Air: radical purification
Scientists from the University of Nizhny Novgorod believe that ozone, an original synthetic porous material called KhIPEK and a special catalyst will protect us from the harmful effect of potentially hazardous matter – chemical and biological substances. The research by chemists and biochemists is supported by the International Science and Technology Centre, which has placed information on this promising development on its website (http://tech-db.istc.ru).
Chemically and biologically active substances are irreplaceable in many chemical reactions, including in the activity of large-scale enterprises in various spheres of production and everyday life. However, to counter their advantages, their high activity can lead to dangerous situations, and therefore the environment and humans have to be protected from such incidents. And specialists from the RFNC the All-Russia Research Institute of Experimental Physics and their colleagues from the Lobachevsky University of Nizhny Novgorod know how to do this.
The method proposed by the scientists unites the advantages of several traditional chemical approaches to air purification. It is the oxidation of toxic substances with ozone on the surface of porous ceramic materials that possess catalytic properties. As a result, state the authors of the development, the toxicants will become far less harmful or they will lose their toxic force completely. The guarantee of success lies not only in the catalysts, but also in special sorbents which the group of chemists, led by Academician of the RAES Professor Yuri Alexandrov, have been developing now for several years.
The problem is that the “ozonation” method, despite clear advantages over other means of purification, has still not received widespread application. The reason is the very same; the high toxicity of ozone. What is needed is extremely high production standards and strict control over all chemical processes that involve it – this is the strongest of oxidants. It is another matter if it proves successful to strictly dose it or, even better, to restrict it spatially. And this is what the chemists from Nizhny Novgorod have succeeded in achieving – with this sorbent, the foamed ceramic KhIPEK.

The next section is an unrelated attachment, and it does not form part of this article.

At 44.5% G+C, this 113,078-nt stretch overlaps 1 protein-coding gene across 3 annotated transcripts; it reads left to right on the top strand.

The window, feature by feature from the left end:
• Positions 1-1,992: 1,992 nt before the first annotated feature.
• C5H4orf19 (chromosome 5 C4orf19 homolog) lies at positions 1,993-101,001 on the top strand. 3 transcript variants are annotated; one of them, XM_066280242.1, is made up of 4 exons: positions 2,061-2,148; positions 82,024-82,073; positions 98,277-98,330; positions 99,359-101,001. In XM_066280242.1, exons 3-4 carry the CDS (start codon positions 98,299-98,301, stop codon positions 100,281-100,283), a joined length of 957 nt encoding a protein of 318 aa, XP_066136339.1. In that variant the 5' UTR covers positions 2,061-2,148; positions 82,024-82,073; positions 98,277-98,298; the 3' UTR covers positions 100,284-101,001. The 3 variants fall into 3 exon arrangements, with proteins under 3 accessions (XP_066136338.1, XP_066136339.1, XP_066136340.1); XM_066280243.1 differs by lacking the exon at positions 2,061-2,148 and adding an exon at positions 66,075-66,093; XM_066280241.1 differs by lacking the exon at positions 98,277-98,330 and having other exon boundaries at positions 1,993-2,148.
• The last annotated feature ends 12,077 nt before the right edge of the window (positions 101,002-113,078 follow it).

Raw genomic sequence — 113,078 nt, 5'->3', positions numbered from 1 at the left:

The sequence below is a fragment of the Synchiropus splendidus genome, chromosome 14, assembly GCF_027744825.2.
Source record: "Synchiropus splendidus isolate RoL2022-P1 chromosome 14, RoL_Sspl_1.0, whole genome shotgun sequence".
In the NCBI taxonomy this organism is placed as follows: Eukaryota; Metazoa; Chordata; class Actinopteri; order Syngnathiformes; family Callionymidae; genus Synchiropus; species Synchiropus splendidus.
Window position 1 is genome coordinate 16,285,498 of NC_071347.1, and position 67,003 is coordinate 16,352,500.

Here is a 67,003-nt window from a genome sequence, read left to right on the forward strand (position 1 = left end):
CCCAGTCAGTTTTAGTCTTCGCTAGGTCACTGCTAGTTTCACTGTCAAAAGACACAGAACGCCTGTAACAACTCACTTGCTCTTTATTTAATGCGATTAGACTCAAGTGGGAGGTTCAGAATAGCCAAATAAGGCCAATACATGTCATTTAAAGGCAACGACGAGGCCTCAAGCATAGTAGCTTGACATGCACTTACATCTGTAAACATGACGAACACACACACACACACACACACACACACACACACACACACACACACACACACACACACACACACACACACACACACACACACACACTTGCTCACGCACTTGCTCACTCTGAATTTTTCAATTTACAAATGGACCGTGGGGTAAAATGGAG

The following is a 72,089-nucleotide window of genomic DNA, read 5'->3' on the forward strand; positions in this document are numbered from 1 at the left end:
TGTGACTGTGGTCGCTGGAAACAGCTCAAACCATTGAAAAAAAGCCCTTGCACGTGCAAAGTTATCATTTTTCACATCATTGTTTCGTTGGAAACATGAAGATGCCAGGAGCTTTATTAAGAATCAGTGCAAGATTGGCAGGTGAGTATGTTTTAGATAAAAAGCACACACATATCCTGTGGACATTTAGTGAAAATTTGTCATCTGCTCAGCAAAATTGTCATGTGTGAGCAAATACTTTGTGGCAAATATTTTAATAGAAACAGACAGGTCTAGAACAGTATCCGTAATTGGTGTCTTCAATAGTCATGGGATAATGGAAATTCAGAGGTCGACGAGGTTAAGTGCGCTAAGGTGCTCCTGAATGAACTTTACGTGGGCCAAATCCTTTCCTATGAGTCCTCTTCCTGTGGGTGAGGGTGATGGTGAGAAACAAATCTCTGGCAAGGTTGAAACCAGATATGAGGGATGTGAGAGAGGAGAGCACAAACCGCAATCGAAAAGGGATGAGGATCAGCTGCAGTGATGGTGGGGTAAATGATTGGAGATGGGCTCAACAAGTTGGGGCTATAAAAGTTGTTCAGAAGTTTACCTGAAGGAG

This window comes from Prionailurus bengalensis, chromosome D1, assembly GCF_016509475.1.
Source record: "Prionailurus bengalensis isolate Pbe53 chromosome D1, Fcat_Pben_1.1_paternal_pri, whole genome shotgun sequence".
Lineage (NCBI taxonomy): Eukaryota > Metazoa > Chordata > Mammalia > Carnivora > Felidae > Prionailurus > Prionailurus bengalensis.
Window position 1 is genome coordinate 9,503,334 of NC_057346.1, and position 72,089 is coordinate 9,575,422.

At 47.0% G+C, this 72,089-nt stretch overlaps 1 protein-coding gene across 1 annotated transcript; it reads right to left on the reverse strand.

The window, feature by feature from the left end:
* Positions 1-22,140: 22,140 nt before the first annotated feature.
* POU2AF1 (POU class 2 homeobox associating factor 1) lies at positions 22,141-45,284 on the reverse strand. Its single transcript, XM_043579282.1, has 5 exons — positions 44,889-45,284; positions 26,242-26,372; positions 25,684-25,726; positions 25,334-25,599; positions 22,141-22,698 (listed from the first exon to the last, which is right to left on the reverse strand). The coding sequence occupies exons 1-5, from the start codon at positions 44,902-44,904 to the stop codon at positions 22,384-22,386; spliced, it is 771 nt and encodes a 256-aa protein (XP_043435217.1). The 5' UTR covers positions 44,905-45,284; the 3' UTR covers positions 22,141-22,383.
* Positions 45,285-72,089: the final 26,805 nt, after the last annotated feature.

Strictly speaking, the scientists have not only devised and patented this material; they have also learnt how to produce it, although to date they have preferred not to disclose its composition. To date it is the other qualities of this foamed ceramic that have been applied; it is used as a thermal insulation and fireproof construction material. However, this is also an excellent sorbent, both for ozone and for chemical and biological compounds. And if the sorbent surface is treated with an ultra-thin, multi-layer polymer film that is able to capture biological substances, and if it is impregnated with a catalyst to ease the interaction between these substances, then the job, we can say, will be done. It will be sufficient to pass air through a filter in the form of a ceramic sponge with a pre-applied catalyst layer, and saturated with ozone and toxic substances will completely or to a significant extent will lose their toxicity! And neither the environment nor humankind will suffer from potentially or actually toxic substances.
The research is not yet complete. However, the group has accumulated enormous experience in deep oxidative degradation or, put simply, the breakdown of various organic, metalloorganic and biological compounds by a method of ozonolysis on solid surfaces. They are also able to turn the results of theoretic surveys into a practical application. The KhIPEK they have developed, presented at the Techno Pia 99 – Intex Osaka won the acknowledgement of the Japanese. Thus, there is no doubt of the ability of the scientists or the commercial potential of the project. We wish the authors success and financial support, and this is because we are all winners in this situation.
Andrew Vakhliaev | alfa
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